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Vol. 71. Issue 1.
Pages 11-16 (01 January 2021)
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Vol. 71. Issue 1.
Pages 11-16 (01 January 2021)
Clinical Research
DOI: 10.1016/j.bjane.2020.12.002
Open Access
Airway patency in children undergoing magnetic resonance imaging using neck collars: a single center, randomized, double-blind, prospective study
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Gulseren Yilmaza,
Corresponding author
drgulseren83@gmail.com

Corresponding author.
, Kenan Varolb, Osman Esenc, Arda Kayhanb, Ziya Salihoglua
a University of Health Sciences, Faculty of Medicine, Kanuni Sultan Suleyman Hospital, Department of Anesthesiology & Reanimation, Istanbul, Turkey
b University of Health Sciences, Faculty of Medicine, Kanuni Sultan Suleyman Hospital, Department of Radiology, Istanbul, Turkey
c University of Health Sciences, Faculty of Medicine, Mehmet Akif Ersoy Hospital, Department of Anesthesiology & Reanimation, Istanbul, Turkey
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Table 1. Demographic features and the airway dimensions of the study population.
Table 2. Comparison of the airway dimensions at the selected levels in different age groups.
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Abstract
Background and objectives

Maneuvers precluding the downward shift of the mandibula and providing slight extension of the head have been shown to increase upper airway dimensions. This study aimed to investigate the role of Neck Collars (NC) in maintaining airway patency during Magnetic Resonance Imaging (MRI) examination in a pediatric population aged between 0 and 16 years.

Methods

One hundred twenty-five children were recruited in this prospective study. Subjects were randomly assigned to NC group (NC+) or standard imaging group (NC-). Measurements of anteroposterior and transverse dimensions and cross-sectional area were performed to determine the upper airway size at three distinct levels: soft palate, base of the tongue, and tip of the epiglottis.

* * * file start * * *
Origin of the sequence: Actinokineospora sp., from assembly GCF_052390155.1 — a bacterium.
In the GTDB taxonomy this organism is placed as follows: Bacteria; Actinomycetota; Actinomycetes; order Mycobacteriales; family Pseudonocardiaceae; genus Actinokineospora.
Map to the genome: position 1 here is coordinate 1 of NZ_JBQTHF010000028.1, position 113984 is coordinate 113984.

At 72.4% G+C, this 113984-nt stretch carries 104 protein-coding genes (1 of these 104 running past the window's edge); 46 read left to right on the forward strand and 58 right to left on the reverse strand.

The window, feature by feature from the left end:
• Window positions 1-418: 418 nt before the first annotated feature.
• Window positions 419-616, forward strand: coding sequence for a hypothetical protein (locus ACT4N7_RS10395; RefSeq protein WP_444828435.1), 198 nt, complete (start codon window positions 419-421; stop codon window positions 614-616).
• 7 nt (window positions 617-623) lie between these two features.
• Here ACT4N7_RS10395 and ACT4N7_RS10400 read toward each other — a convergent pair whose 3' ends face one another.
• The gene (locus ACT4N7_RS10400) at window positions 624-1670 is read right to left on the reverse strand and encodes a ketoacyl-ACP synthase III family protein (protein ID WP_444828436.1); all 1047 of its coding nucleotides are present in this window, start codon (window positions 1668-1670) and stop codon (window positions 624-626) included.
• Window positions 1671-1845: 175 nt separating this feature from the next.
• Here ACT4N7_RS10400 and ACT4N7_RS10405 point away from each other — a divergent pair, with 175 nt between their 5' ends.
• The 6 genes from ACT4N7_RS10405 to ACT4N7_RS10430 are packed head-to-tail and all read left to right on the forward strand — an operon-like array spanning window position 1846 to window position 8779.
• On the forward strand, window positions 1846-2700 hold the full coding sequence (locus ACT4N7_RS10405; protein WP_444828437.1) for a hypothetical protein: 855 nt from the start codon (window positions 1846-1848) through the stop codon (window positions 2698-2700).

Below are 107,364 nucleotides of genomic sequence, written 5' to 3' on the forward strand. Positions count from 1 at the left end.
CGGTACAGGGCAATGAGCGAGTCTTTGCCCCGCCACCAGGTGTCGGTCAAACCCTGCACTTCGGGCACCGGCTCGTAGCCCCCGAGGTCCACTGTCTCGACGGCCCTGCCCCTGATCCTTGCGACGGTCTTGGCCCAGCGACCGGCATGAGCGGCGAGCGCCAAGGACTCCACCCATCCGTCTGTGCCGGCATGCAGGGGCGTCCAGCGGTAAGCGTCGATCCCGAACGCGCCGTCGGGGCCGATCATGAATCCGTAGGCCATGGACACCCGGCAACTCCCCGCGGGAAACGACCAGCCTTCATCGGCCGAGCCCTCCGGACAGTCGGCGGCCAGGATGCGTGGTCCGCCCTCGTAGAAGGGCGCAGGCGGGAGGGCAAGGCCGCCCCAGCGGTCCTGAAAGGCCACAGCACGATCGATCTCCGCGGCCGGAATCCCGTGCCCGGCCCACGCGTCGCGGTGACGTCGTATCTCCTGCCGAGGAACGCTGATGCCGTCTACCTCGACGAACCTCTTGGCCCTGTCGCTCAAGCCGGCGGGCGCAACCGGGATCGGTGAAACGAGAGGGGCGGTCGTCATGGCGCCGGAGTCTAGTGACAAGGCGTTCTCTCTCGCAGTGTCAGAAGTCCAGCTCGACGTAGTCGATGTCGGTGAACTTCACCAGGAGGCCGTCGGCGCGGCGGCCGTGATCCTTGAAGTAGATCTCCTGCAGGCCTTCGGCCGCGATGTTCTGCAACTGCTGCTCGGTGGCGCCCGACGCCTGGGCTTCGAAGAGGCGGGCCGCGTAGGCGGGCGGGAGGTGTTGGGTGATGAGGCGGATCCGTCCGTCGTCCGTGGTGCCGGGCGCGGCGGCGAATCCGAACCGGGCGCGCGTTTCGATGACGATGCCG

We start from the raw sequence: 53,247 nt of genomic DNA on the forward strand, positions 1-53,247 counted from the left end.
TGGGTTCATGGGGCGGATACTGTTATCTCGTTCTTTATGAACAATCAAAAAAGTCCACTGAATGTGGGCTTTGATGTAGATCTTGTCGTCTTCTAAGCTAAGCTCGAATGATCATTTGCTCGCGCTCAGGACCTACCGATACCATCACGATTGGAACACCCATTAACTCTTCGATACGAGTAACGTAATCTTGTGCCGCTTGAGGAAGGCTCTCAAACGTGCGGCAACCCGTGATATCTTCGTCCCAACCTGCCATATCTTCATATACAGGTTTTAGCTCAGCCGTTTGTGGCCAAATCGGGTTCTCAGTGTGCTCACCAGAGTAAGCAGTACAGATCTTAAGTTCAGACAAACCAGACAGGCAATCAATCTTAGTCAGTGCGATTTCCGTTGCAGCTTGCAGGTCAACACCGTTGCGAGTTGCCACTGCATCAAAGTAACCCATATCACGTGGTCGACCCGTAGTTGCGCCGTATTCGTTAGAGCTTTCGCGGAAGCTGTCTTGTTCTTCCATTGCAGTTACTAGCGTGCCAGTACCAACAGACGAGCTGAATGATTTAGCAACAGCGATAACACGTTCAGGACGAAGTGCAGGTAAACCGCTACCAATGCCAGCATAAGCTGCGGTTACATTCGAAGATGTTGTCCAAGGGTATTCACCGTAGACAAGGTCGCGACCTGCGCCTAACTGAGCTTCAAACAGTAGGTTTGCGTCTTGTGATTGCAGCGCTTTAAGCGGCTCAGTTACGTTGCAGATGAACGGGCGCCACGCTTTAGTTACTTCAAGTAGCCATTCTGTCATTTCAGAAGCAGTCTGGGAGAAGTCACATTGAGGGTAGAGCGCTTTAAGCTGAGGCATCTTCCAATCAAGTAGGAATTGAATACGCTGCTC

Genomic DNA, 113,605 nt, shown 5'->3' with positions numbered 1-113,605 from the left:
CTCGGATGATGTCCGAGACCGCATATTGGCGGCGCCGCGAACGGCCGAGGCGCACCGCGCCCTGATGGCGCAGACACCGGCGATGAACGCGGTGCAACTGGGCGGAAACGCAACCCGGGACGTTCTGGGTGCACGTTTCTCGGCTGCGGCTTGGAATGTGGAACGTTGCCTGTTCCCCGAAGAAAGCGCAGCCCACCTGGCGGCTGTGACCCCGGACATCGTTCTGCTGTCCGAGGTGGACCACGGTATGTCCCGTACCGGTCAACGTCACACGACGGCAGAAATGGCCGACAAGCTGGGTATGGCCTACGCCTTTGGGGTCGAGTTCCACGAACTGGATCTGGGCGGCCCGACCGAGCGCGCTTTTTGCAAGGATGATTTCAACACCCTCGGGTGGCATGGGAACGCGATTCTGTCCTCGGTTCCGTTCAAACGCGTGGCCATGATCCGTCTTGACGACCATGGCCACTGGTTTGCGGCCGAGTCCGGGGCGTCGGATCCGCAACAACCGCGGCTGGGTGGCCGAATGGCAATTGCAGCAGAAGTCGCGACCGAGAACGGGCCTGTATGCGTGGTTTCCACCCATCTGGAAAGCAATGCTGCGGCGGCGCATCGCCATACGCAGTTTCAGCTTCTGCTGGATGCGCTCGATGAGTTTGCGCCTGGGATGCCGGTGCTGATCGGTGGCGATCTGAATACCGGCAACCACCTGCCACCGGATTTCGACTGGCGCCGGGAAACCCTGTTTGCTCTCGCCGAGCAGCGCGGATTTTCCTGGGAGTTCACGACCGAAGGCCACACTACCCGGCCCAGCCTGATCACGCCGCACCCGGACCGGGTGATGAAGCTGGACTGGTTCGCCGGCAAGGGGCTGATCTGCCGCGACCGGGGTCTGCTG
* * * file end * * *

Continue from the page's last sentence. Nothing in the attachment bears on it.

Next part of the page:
Results

The anteroposterior diameter and cross-sectional area at the levels of base of the tongue and soft palate were significantly higher in NC+ patients compared to NC- patients. However, anteroposterior dimensions and cross-sectional areas at the epiglottis level were similar in the two groups. When patients were analyzed according to age groups of 0–2, 2–8, and 8–16 years, the anteroposterior diameter and cross-sectional area at the levels of base of the tongue and soft palate were significantly higher in NC+ patients compared to NC- patients in all age groups.

Conclusions

This study clearly demonstrates that the application of a NC may improve retropalatal end and retroglossal airway dimensions in a pediatric population undergoing MRI examination and receiving sedation in supine position.

Keywords:
Airway
Children
Magnetic resonance imaging
Deep sedation
Full Text
Introduction

Deep sedation is essential to favorably execute Magnetic Resonance Imaging (MRI) examinations in children. Degradation in image quality caused by the motion warrants a high degree of sedation in this unique population.1 Evidence of airway obstruction during MRI examination has been demonstrated in a significant proportion of spontaneously breathing neonates and infants.2 Moreover, agents used for sedation of children might impend airway patency and seldom lead to total airway obstruction.3

Head position is also critical in the maintenance of upper airway patency in children undergoing MRI examination. Maneuvers precluding the downward shift of the mandibula and providing slight extension of the head have been shown to increase upper airway dimensions.4 Recently, the impact of Neck Collars (NC), which prevent downward dislocation of the mandibula, was shown to improve the airway patency in children undergoing MRI examination.5 However, in that study, only children aged between 2 and 4 years were investigated.

This study aimed to investigate the role of NCs in maintaining airway patency by measuring anteroposterior (AP) and transverse dimensions and cross-sectional area (CSA) of the upper airway at different levels during MRI examination in a pediatric population sub grouped according to age (0–2, 2–8, and 8–16 years).

MethodsPatient selection